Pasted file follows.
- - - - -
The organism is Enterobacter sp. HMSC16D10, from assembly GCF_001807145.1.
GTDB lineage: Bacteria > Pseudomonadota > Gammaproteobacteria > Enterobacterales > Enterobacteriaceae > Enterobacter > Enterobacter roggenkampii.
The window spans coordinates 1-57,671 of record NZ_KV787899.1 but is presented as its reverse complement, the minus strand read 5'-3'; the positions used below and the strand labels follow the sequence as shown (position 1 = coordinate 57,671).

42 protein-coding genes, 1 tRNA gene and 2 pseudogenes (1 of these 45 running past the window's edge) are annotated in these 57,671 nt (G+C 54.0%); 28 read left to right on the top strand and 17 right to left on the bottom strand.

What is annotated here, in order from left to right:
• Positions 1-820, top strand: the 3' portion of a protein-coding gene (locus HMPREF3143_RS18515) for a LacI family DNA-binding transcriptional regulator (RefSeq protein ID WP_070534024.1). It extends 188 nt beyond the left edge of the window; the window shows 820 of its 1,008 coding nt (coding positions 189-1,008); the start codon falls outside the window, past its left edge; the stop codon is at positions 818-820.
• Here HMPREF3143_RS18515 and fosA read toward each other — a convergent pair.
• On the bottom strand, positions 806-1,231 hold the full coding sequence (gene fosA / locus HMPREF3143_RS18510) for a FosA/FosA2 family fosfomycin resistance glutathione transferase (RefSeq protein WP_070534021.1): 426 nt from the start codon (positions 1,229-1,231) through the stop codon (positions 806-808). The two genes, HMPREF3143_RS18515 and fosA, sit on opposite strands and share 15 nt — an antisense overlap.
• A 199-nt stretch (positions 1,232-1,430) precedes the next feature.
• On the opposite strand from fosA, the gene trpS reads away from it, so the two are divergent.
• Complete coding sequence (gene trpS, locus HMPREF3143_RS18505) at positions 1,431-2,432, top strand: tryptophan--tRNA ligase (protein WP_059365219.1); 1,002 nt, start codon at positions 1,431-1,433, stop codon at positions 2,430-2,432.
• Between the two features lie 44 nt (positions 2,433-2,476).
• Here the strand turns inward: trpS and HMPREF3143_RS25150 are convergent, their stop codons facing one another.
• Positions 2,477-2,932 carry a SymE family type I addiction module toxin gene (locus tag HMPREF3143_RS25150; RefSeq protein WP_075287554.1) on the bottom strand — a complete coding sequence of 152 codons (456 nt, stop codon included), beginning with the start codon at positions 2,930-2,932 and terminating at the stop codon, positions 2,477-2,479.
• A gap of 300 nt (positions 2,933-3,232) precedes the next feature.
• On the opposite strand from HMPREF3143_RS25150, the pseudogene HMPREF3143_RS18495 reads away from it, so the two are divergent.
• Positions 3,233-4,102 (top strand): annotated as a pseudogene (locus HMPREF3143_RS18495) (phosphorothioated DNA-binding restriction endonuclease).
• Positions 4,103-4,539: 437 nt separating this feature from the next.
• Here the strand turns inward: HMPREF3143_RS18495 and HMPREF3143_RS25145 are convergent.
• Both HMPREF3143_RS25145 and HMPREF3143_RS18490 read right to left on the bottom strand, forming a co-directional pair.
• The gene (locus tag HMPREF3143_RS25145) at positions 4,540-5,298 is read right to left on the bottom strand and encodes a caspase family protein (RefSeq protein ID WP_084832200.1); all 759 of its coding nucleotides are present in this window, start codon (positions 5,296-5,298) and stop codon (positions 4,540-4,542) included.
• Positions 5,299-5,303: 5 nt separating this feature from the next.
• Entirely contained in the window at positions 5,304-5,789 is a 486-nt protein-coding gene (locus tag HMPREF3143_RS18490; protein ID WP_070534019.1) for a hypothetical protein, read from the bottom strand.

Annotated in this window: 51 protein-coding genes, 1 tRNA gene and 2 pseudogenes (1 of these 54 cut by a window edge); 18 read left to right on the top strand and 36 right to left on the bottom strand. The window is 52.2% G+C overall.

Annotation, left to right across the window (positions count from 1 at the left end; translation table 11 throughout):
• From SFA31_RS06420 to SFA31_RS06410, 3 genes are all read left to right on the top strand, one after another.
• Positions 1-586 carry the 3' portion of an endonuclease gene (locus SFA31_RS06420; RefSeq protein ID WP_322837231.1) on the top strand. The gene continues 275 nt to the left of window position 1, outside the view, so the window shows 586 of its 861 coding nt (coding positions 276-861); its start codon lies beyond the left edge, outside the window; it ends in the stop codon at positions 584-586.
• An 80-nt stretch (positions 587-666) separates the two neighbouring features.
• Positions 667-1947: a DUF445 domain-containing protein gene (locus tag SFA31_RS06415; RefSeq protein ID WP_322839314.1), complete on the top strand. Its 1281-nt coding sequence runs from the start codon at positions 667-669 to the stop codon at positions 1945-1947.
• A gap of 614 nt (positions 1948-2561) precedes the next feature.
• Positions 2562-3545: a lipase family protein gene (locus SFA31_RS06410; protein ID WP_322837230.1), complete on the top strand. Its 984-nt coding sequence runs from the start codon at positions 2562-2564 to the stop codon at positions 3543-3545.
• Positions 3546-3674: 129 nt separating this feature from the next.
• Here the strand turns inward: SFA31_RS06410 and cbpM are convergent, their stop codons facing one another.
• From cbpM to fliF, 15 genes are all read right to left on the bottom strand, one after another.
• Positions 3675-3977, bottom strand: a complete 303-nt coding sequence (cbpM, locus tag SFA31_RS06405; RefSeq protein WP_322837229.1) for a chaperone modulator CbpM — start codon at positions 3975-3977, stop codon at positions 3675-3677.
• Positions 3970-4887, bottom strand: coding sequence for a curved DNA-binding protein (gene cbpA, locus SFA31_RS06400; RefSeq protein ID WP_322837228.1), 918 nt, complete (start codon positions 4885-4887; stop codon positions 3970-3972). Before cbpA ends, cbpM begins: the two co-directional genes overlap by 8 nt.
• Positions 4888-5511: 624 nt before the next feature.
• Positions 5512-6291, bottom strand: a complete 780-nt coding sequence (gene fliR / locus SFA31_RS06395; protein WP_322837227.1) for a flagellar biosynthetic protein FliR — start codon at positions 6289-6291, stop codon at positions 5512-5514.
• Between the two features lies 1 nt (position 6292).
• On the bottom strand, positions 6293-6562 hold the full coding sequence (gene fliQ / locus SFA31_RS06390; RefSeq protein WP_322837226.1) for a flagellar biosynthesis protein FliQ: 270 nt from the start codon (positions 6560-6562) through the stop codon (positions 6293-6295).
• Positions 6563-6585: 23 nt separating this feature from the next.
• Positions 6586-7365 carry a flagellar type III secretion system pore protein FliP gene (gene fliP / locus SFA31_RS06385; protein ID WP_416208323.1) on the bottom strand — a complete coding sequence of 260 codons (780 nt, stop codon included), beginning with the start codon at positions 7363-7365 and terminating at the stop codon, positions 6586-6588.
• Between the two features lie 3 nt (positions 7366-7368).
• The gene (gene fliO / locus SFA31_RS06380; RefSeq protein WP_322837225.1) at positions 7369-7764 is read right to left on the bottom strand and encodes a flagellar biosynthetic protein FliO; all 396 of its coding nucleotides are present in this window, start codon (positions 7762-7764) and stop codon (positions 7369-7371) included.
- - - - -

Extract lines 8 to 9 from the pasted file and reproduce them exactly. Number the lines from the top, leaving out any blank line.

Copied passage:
• On the bottom strand, positions 806-1,231 hold the full coding sequence (gene fosA / locus HMPREF3143_RS18510) for a FosA/FosA2 family fosfomycin resistance glutathione transferase (RefSeq protein WP_070534021.1): 426 nt from the start codon (positions 1,229-1,231) through the stop codon (positions 806-808). The two genes, HMPREF3143_RS18515 and fosA, sit on opposite strands and share 15 nt — an antisense overlap.
• A 199-nt stretch (positions 1,232-1,430) precedes the next feature.